Posts Tagged ‘Dambuster Studios’

Norks Out: Homefront Revolution’s Free Steam Weekend

The full version of Homefront: The Revolution [official site] is free to try on Steam this weekend and sure, I’ll bite. Our John’s review talked plenty about bugs and bad AI, but he also found a lot to like in the open-world FPS. Yup, it sounds like the sort of game I’d like to try a couple of hours. This weekend trial comes on the heels of another patch boosting performance and fixing bugs so hey, I guess freeloading latecomers like me get a better first experience that people who paid money for it at launch. Sorry, you lot.

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Homefront: The Revolution Performance Boosts Coming

Homefront: The Revolution [official site] is awfully wonky but has some good bits at heart, is how I’d crudely summarise Wot John Thinks of Dambuster Studios’ first-person shooter sequel. His problems were more along the lines of “the AI is dreadful” than poor performance, but evidently that’s been an issue for some. Publishers Deep Silver have announced that they’re working on patches to fix up performance, but don’t have a timeline of when we might see them. Still, they’re going on with plans to release wee free nuggets o’ stuff, starting with a few new outfits and boosters.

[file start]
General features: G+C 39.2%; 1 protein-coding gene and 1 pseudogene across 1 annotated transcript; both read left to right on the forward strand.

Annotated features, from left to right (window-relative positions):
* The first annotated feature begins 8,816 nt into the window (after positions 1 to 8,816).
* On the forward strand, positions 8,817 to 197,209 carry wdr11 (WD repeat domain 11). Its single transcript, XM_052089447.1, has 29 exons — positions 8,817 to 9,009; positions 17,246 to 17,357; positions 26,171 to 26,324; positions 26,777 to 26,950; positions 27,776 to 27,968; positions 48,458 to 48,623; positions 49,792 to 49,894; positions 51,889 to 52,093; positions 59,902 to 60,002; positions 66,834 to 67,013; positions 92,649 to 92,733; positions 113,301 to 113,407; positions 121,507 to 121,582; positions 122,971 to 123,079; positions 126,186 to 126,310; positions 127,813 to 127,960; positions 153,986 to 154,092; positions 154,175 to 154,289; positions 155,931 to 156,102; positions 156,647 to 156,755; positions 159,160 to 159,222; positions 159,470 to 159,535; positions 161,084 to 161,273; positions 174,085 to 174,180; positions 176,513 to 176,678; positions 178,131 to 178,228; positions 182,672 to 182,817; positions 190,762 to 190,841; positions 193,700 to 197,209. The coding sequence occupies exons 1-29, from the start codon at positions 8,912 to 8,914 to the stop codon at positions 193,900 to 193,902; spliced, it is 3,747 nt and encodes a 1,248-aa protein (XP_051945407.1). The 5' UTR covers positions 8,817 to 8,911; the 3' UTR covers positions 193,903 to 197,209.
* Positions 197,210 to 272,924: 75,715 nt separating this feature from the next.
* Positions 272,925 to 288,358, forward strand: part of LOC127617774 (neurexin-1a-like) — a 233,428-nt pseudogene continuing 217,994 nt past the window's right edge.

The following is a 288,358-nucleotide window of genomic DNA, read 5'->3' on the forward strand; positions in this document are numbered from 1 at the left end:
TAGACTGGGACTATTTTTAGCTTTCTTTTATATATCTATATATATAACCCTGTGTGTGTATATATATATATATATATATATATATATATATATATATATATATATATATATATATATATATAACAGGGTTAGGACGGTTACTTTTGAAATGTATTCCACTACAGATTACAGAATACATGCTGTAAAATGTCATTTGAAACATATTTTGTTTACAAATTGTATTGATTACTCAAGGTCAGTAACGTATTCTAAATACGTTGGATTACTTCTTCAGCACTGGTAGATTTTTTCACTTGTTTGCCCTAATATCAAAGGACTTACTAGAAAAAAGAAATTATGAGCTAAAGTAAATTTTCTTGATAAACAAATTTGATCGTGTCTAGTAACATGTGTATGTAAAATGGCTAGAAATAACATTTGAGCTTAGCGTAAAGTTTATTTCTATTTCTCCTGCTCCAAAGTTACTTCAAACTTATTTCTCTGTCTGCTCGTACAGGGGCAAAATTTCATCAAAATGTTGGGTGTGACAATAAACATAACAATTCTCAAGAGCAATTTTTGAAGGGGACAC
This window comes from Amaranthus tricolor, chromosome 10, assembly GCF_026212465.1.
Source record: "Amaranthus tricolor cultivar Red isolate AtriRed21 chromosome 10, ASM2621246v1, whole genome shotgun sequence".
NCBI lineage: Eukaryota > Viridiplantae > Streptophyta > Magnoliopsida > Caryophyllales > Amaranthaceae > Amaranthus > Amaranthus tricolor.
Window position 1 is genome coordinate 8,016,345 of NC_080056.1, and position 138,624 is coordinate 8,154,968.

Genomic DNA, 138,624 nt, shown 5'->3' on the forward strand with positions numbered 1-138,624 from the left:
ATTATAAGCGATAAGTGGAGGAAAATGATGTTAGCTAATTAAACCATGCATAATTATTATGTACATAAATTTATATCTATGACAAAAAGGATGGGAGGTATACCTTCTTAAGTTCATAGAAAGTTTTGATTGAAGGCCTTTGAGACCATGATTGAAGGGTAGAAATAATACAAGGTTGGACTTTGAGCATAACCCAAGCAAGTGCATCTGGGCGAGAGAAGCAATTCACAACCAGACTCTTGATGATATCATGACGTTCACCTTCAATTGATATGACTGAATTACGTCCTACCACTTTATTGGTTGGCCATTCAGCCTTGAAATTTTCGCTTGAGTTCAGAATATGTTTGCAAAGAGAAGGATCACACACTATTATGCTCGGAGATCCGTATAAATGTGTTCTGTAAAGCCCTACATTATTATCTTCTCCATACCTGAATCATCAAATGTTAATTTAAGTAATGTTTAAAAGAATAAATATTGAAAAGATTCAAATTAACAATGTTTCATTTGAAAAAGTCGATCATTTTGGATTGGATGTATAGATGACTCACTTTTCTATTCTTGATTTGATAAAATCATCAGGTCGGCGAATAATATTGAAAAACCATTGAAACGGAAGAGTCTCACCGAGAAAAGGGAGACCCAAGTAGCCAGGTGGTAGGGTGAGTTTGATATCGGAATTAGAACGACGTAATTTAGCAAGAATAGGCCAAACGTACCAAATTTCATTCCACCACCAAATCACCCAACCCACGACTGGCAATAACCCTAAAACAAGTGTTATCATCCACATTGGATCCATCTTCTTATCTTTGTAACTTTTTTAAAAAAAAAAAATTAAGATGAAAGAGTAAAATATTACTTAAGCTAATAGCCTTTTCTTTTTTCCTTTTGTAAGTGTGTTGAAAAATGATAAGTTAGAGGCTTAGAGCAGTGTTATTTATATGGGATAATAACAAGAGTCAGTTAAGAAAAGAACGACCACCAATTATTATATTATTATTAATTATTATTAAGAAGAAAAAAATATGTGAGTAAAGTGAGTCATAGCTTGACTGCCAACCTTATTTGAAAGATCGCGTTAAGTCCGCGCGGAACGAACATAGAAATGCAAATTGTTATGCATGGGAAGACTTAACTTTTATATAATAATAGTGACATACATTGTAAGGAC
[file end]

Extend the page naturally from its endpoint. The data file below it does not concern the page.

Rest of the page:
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Wot I Think: Homefront – The Revolution

The hot potato of gaming, tossed from publisher to publisher, is somehow complete. Homefront: The Revolution [official site] is out today in the US, and then anachronistically, for no bloody sodding reason, delayed for Europe until Friday. (Is there still a shop that even sells PC games?) In development for five long years, can it possibly hold together? The answer for this open-world shooter is an interesting one.

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Homefront: The Revolution Wants To Make America Great Again

Homefront: The Revolution [official site] is a surprisingly sophisticated game. New developer Dambusters has assembled a thoughtful open world shooter that mixes the DNA of a Far Cry gunfight with the dented, jury-rigged science fiction of a Metro 2033. On the strength of six hours play it’s streets ahead of the Kaos Studios original, despite the project’s changing hands twice in two years – airlifted from THQ’s collapse by Crytek, only to be torn from Crytek’s flailing grasp by co-publisher Deep Silver. But it does feel rather conservative for a game about toppling the Powers That Be.

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